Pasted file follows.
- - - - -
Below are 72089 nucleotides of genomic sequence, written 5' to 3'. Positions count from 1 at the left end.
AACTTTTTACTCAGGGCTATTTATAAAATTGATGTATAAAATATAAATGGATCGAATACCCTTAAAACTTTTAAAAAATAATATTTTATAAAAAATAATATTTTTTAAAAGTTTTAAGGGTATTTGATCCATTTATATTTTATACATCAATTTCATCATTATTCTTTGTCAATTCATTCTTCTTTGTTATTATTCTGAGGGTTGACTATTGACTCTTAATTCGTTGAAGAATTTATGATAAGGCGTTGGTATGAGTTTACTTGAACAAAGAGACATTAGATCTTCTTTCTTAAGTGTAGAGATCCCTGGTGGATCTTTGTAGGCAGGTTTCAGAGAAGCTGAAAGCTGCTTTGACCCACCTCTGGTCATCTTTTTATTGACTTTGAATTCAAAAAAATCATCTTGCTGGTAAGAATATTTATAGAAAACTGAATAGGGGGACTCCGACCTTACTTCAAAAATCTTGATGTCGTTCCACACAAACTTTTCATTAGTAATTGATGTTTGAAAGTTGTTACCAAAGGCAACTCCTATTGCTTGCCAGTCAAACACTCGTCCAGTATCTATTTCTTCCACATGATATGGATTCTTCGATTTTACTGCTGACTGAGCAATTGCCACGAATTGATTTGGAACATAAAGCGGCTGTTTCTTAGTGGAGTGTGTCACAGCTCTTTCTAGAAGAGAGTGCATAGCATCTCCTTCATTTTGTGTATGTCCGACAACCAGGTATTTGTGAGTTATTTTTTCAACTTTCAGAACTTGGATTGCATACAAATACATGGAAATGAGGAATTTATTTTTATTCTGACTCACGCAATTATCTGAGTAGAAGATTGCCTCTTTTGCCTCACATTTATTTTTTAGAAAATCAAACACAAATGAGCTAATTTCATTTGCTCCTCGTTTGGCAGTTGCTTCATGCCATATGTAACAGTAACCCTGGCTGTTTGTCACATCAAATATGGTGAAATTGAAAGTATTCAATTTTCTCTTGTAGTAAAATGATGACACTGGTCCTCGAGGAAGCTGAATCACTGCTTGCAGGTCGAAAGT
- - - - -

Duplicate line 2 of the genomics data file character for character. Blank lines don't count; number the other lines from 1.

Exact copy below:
AACTTTTTACTCAGGGCTATTTATAAAATTGATGTATAAAATATAAATGGATCGAATACCCTTAAAACTTTTAAAAAATAATATTTTATAAAAAATAATATTTTTTAAAAGTTTTAAGGGTATTTGATCCATTTATATTTTATACATCAATTTCATCATTATTCTTTGTCAATTCATTCTTCTTTGTTATTATTCTGAGGGTTGACTATTGACTCTTAATTCGTTGAAGAATTTATGATAAGGCGTTGGTATGAGTTTACTTGAACAAAGAGACATTAGATCTTCTTTCTTAAGTGTAGAGATCCCTGGTGGATCTTTGTAGGCAGGTTTCAGAGAAGCTGAAAGCTGCTTTGACCCACCTCTGGTCATCTTTTTATTGACTTTGAATTCAAAAAAATCATCTTGCTGGTAAGAATATTTATAGAAAACTGAATAGGGGGACTCCGACCTTACTTCAAAAATCTTGATGTCGTTCCACACAAACTTTTCATTAGTAATTGATGTTTGAAAGTTGTTACCAAAGGCAACTCCTATTGCTTGCCAGTCAAACACTCGTCCAGTATCTATTTCTTCCACATGATATGGATTCTTCGATTTTACTGCTGACTGAGCAATTGCCACGAATTGATTTGGAACATAAAGCGGCTGTTTCTTAGTGGAGTGTGTCACAGCTCTTTCTAGAAGAGAGTGCATAGCATCTCCTTCATTTTGTGTATGTCCGACAACCAGGTATTTGTGAGTTATTTTTTCAACTTTCAGAACTTGGATTGCATACAAATACATGGAAATGAGGAATTTATTTTTATTCTGACTCACGCAATTATCTGAGTAGAAGATTGCCTCTTTTGCCTCACATTTATTTTTTAGAAAATCAAACACAAATGAGCTAATTTCATTTGCTCCTCGTTTGGCAGTTGCTTCATGCCATATGTAACAGTAACCCTGGCTGTTTGTCACATCAAATATGGTGAAATTGAAAGTATTCAATTTTCTCTTGTAGTAAAATGATGACACTGGTCCTCGAGGAAGCTGAATCACTGCTTGCAGGTCGAAAGT